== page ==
Black hair. It’s all just hair, right?

By Phoebe Boateng

Watching the Channel 4 documentary titled ‘Hair Power: Me and My Afro’ a few weeks ago made me feel so empowered as a black woman. The solidarity that I felt hearing many of my own experiences about my hair repeated on the screen in front of me was therapeutic, to say the least. This documentary touched on so many important topics about black hair that I believe numerous black people can relate to growing up in the UK. It discussed many points, not only within the black community but also the experiences and interactions that we have with non-black people too. The variety of topics discussed can be placed into two categories, confidence, and comfort in one-self and the perception of black hair to non-black people. 

Going into black hair salons as a young girl was both a positive and negative experience. In reflection, it was one of the first places outside my home that I felt 100% comfortable, a place that was filled with people who had hair and skin just like me. However, it was a place that continued the narrative of straight hair being a ‘desired’ beauty standard. I remember boxes of hair relaxer on a shelf with packaging showing black girls with hair transformed from curly/ kinky to paper straight, relaxed hair. For those of you who don’t know what hair relaxer is, it is a product that chemically straightens your hair. It changes your curl pattern and relaxer is permanent, so once you relax you can’t go back. Relaxing my hair was a process that left my hair straight, but also left my scalp burnt and hair ultimately damaged. A process that I didn’t fully understand but knew that it wasn’t necessarily good for my hair. Much like skin bleaching, hair relaxing is a process that moves us closer to the Eurocentric and western beauty standard that has been ingrained into global culture as far back as slavery and colonialism. Straight hair or a loose curl pattern has been a desired beauty standard for as long as we can remember, and it is a reinforced beauty standard that causes so many black people to assimilate by using products such as relaxer.

It is not necessarily surprising that relaxer has been so popular within the black community when our hair is forever being policed, from school to the workplace. In the Channel 4 documentary, a girl recounted her recent experiences at school. In this, she described times that she was sent home from school because her hair was too ‘big’, as well as, the countless detentions that she was given because of her hair. She even recalls a time when a teacher waited outside her GCSE exam room waiting to send her home. Listening to this not only made me feel uneasy but also disappointed at the lack of awareness and understanding that non-black people have about black hair and the ignorant and damaging perception that they have. More needs to be done about the perception of black hair and the stereotypes that come with it. From black hairstyles not fitting company dress-code, to black hair being ‘unprofessional’, the list is endless.

Going into Sixth Form I decided to wear my natural hair. In all honesty, I wanted to shave my hair off and start over much to my hairdresser’s dismay. In the end, I cut the dead ends off. It felt like an empowering, bold, and freeing thing to do. I wish that I had decided to do it sooner! Since going natural, I have had braids, worn wigs, and had weaves. Some might question whether weaves and wigs are just as regressive in nature to relaxer. To them, I say no. Firstly, however black women choose to have their hair is nobodies’ business. Secondly, choosing to wear more ‘Eurocentric’ looking hair (weaves and wigs) wasn’t because I wanted Caucasian looking hair, it was because I wanted to try different styles. In reflection, when using hair relaxer, I think that it was a way of looking more like the people I saw in magazines and films and the positive affirmation that I received from others when having straight hair. The difference between wanting to fit in vs wanting to change up my hair is such an important distinction. It is a distinction that highlights the importance of a new era of self-love.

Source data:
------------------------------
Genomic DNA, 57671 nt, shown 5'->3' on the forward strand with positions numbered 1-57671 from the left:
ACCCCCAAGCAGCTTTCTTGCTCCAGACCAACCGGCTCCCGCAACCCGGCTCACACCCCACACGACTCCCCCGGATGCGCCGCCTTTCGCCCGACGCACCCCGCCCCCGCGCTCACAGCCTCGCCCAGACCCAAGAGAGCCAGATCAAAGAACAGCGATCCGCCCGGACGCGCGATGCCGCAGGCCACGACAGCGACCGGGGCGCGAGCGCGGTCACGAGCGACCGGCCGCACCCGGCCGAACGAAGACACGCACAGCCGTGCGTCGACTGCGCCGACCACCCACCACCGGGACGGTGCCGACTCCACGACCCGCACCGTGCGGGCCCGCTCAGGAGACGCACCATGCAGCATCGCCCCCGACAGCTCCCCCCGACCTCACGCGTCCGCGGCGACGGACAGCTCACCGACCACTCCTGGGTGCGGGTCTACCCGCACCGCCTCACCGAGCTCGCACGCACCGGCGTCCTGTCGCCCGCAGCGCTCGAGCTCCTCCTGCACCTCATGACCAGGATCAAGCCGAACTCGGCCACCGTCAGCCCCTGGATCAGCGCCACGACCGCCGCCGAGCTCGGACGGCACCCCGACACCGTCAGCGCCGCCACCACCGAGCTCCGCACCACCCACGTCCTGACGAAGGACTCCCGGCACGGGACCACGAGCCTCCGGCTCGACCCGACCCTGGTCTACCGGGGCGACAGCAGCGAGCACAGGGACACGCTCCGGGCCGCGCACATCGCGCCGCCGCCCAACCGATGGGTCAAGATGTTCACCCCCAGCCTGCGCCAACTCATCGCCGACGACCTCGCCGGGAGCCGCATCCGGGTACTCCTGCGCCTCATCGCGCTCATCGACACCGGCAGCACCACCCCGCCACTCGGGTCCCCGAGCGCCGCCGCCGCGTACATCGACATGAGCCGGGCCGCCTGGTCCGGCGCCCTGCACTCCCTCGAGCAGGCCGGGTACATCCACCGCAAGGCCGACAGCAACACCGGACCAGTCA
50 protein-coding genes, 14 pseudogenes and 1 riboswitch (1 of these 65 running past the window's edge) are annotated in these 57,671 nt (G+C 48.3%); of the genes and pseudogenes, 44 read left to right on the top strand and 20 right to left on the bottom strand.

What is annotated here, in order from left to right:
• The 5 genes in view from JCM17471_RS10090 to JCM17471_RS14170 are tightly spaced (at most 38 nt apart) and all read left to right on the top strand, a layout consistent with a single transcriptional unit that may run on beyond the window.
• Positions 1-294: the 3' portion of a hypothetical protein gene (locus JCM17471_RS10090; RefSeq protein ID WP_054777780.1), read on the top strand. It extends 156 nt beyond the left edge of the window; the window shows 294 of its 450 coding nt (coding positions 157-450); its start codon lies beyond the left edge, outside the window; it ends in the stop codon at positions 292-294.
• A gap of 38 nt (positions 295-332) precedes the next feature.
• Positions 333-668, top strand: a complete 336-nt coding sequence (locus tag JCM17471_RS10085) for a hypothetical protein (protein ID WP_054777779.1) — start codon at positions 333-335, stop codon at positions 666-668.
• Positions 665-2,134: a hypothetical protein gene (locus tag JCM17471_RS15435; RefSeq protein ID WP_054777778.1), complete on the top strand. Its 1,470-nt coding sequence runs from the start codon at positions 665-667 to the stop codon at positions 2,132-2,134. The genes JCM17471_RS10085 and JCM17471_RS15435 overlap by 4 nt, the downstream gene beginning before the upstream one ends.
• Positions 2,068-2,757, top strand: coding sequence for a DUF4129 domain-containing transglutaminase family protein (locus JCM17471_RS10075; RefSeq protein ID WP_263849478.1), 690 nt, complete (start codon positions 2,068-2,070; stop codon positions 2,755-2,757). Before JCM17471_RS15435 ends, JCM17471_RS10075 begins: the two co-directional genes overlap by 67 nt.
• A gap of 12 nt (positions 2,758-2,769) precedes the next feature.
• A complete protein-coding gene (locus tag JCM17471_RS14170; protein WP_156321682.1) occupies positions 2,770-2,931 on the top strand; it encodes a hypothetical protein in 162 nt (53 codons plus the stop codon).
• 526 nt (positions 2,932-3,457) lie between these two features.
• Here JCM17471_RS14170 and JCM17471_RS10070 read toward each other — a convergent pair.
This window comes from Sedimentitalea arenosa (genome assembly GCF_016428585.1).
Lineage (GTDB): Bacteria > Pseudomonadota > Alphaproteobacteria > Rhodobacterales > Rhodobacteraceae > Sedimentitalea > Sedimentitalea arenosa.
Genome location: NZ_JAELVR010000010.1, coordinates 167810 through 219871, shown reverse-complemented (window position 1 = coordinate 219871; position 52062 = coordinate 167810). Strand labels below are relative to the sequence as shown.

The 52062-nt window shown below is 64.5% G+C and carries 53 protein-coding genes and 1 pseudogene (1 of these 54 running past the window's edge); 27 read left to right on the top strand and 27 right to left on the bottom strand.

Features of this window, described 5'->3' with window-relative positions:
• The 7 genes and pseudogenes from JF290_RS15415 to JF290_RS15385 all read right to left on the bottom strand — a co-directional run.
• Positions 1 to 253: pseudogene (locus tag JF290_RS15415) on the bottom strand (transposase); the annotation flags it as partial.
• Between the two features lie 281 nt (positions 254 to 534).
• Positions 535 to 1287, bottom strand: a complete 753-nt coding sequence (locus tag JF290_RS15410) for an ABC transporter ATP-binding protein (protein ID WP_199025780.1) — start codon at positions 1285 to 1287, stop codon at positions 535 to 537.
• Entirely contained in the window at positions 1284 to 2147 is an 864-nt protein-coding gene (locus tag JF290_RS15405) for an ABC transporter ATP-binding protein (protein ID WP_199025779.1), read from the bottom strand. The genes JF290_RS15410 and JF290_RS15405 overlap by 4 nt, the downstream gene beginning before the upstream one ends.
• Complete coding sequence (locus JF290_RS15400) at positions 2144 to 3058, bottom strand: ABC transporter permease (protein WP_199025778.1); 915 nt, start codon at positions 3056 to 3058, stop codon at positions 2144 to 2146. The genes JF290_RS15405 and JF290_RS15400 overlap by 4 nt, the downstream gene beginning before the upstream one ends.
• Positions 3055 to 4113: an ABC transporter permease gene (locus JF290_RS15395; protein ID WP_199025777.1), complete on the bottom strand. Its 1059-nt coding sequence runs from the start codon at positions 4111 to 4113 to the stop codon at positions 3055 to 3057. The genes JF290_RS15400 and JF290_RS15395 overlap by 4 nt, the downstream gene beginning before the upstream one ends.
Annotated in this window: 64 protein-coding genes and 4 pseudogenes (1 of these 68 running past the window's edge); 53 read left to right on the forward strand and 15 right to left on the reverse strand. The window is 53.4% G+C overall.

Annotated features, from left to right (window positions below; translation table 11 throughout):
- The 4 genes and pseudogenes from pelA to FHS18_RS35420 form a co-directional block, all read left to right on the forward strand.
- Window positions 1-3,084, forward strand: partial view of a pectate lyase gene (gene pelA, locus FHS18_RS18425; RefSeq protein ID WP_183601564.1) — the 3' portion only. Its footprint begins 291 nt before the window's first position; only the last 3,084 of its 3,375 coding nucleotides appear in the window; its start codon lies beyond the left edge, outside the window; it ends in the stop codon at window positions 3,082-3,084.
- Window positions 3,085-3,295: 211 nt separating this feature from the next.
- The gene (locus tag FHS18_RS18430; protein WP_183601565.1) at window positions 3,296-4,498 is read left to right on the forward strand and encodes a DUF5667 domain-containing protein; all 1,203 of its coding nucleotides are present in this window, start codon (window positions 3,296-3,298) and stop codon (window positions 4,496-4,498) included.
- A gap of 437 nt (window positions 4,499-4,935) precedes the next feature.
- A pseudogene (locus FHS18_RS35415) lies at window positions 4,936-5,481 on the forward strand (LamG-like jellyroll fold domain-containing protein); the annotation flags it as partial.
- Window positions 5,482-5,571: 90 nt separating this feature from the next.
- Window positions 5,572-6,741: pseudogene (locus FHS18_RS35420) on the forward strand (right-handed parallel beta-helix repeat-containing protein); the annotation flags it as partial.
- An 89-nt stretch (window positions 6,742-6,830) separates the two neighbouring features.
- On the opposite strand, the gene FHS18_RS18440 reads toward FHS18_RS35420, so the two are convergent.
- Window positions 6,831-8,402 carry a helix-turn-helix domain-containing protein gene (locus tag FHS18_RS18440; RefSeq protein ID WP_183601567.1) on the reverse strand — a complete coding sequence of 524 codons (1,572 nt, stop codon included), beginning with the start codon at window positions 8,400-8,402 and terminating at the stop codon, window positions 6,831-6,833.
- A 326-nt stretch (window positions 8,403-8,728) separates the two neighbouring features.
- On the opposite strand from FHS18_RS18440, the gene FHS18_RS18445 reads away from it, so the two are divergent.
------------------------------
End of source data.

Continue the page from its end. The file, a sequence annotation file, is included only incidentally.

Now, so many black women have either fallen back in love with their hair or fallen in love with their hair for the first time. The natural hair movement is something that has grown over the past few years and it is an amazing thing to witness: to see so many black people unapologetic and comfortable with their hair. Seeing black people being proud of an aspect of our body that has been policed for centuries and continues to be policed is inspiring to say the least. 

The conversation surrounding black hair will always be an ongoing topic of conversation as it is a part of our cultural identity. An identity that as we can see, has been stereotyped, policed, and discriminated against. In spite of that, we celebrate ourselves and our beautiful hair.


Channel 4 ‘Hair Power: Me and My Afro’ https://www.channel4.com/programmes/hair-power-me-and-my-afro

About the Writer:

My name is Phoebe and I’m a final year Law student at Keele University. My passions include writing opinion articles about social and political issues and journaling in the form of poetry. I also started a fashion page a couple of months ago showing my love for sustainable and vintage fashion.




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